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Which tree's to plant


 
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Freshgrass
Rank attained: Hazel Tree
Rank attained: Hazel Tree


Joined: 27 Mar 2009
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PostPosted: Fri Mar 27, 2009 9:33 pm    Post subject: Which tree's to plant Reply with quote

I'm interested in planting trees around my dairy farm this year.I would be interested in people's ideas of which tree's to plant.?Im planning on planting them along wires that split paddocks and along cow tracks.I'm farming in Cork and our soils would be sandy/clay.
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Liparis
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Joined: 23 Sep 2007
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Location: Co. Meath

PostPosted: Fri Mar 27, 2009 10:17 pm    Post subject: Reply with quote

You couldn't do better than planting a wildlife hedge of trees. Is it for decoration or keeping in livestock? If the latter, then Hawthorn, Holly, a Prunus here and there like sloes, bird cherry, and Gean (wild Cherry) Oak, Sycamore, Ash, Chestnut. Make your basic hedge with the Hawthorn and use the others dotted in along the legnth to give a bit hieght and character. Put in a hazel or two and a few dog roses as well.
If it's just decorative as in you would find in an avenue, then you could use many of the same species but placed further apart so they grow as trees rather than hedge.
Bill.

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Sive
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PostPosted: Fri Mar 27, 2009 10:23 pm    Post subject: Reply with quote

Welcome, Freshgrass.......and good luck with the tree planting....your grandchildren will thank you for your vision. Just think of all the magnificent trees we enjoy nowadays that were planted by our grandparents' generation. We all need to keep planting more and more trees.
If you want to leave a legacy for many generations, plant native oaks....and the wildlife will benefit too.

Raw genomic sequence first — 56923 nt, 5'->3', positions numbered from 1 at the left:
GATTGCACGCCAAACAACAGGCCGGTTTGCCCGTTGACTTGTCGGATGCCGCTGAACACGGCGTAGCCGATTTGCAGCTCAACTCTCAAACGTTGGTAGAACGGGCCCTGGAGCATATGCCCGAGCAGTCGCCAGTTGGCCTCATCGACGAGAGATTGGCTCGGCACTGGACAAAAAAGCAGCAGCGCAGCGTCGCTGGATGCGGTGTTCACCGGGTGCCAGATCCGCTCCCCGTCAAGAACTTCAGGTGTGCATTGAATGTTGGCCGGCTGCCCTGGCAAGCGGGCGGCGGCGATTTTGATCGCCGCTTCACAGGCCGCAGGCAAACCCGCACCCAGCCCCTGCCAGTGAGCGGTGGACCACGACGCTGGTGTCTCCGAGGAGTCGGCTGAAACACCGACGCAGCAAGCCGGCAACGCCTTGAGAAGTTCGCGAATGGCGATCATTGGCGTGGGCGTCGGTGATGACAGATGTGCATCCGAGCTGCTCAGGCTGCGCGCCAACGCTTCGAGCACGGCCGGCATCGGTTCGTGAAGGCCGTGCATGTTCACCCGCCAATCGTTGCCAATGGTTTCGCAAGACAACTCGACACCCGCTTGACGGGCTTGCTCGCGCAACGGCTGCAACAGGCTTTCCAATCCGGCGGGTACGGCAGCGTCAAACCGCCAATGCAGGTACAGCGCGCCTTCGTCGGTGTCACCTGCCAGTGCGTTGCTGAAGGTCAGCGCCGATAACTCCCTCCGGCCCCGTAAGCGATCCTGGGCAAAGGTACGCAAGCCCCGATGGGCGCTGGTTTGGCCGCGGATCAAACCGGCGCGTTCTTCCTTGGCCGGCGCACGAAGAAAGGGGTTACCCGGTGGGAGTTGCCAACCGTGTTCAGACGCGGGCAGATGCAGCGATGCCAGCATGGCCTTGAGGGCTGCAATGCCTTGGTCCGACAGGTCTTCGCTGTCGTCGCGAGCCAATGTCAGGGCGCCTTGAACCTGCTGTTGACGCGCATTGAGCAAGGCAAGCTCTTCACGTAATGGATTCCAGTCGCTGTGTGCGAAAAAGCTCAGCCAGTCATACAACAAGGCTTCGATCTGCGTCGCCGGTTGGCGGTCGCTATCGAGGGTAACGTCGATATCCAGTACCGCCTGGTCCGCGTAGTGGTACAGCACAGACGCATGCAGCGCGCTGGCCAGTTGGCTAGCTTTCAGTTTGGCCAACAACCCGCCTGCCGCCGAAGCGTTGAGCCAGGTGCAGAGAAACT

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James Kilkelly
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PostPosted: Sat Mar 28, 2009 1:58 am    Post subject: Reply with quote

Great advice all round.
More on the native Irish trees here....... Native Irish Trees --- List of Trees Native to Ireland

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Liparis
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PostPosted: Sat Mar 28, 2009 12:05 pm    Post subject: Reply with quote

A study done back in the 1970's produced a list of beneficial trees to plant. They spent several years finding out which trees attracted and held the largest amounts of insect life which then attracted birds then predators. In otherwords I suppose those which were good for setting up chains. I can't remember all the top ten, but in first place was Quercus robur; english Oak, very closely followed by Salix caprea: goat willow or great sallow, and in third place was Acer pseudoplatanus: Common Sycamore. This was by mtr3
There's a good place to start. That's where I always start.
Sive, I agree, we should all plant at least one tree each. I have planted one tree in commemoration of the Birth of each of my children and each of my grandchildren. The death of close friends are commemorated the same way. My marriage is commemorated like that as well. I see no better way to remember someone or to celebrate something.